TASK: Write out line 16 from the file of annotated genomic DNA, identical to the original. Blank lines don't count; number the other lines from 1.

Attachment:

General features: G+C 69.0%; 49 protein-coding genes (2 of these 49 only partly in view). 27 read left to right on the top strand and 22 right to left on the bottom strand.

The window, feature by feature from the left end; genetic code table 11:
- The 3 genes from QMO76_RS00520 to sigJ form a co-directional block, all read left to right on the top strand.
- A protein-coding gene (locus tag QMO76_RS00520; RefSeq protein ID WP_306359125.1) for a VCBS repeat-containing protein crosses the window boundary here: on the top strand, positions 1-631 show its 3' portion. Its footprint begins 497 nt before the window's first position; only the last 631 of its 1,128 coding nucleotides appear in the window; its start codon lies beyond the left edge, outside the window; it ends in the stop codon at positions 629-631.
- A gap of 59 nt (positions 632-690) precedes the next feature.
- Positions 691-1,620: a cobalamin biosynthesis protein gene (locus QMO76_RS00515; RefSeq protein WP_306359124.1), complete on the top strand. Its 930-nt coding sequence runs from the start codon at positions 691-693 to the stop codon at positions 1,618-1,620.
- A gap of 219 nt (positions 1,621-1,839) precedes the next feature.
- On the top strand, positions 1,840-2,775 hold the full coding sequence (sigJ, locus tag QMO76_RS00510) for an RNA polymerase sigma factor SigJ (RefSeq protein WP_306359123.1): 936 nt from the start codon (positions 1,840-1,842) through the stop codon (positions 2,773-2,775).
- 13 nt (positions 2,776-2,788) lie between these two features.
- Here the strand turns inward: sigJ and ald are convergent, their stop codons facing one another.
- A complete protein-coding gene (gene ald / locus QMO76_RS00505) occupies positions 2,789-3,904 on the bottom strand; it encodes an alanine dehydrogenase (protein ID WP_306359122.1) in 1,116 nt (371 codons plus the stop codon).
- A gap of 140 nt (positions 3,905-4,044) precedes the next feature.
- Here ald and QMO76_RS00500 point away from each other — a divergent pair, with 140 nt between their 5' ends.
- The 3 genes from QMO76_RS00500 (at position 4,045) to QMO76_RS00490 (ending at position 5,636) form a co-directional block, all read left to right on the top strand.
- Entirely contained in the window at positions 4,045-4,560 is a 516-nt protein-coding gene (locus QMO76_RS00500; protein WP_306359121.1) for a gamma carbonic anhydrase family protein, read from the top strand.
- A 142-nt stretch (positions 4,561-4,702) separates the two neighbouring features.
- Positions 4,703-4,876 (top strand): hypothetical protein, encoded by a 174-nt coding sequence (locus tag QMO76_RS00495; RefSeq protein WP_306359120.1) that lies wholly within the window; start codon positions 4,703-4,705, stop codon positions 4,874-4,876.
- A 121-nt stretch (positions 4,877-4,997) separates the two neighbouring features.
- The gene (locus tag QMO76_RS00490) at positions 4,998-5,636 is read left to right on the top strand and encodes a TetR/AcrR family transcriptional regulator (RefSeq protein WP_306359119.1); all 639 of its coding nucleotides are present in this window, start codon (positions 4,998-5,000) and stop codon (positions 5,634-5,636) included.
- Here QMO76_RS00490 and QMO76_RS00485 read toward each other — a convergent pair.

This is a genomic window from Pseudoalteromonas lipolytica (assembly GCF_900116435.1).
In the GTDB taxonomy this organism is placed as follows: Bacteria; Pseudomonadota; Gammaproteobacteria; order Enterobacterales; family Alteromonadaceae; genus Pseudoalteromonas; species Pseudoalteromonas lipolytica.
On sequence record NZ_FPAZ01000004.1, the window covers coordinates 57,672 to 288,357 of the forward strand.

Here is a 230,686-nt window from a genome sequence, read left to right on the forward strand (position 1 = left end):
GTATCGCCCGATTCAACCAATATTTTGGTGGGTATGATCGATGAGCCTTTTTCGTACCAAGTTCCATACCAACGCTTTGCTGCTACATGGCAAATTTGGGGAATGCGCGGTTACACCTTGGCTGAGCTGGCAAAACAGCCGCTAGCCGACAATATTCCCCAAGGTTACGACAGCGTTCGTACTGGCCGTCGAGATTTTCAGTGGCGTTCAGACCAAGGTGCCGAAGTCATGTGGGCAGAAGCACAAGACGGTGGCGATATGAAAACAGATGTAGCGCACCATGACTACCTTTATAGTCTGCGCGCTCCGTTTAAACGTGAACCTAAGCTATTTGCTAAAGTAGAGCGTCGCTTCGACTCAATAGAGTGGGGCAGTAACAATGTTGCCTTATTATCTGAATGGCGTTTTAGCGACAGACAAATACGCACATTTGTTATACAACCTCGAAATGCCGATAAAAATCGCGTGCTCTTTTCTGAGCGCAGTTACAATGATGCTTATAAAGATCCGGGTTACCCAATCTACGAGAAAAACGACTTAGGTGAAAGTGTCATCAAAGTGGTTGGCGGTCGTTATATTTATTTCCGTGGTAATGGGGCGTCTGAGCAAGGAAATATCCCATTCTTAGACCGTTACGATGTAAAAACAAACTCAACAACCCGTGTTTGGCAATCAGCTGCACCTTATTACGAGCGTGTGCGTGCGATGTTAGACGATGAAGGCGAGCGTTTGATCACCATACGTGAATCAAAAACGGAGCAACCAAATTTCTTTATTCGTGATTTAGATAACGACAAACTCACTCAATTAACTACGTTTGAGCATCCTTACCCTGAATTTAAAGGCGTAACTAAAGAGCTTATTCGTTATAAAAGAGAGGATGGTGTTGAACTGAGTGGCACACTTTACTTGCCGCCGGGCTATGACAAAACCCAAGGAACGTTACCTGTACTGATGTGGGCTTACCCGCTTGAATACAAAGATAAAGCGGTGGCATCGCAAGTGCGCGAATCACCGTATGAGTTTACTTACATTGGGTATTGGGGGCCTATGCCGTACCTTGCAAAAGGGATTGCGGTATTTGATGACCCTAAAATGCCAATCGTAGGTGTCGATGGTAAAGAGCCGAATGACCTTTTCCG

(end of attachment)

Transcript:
- A 142-nt stretch (positions 4,561-4,702) separates the two neighbouring features.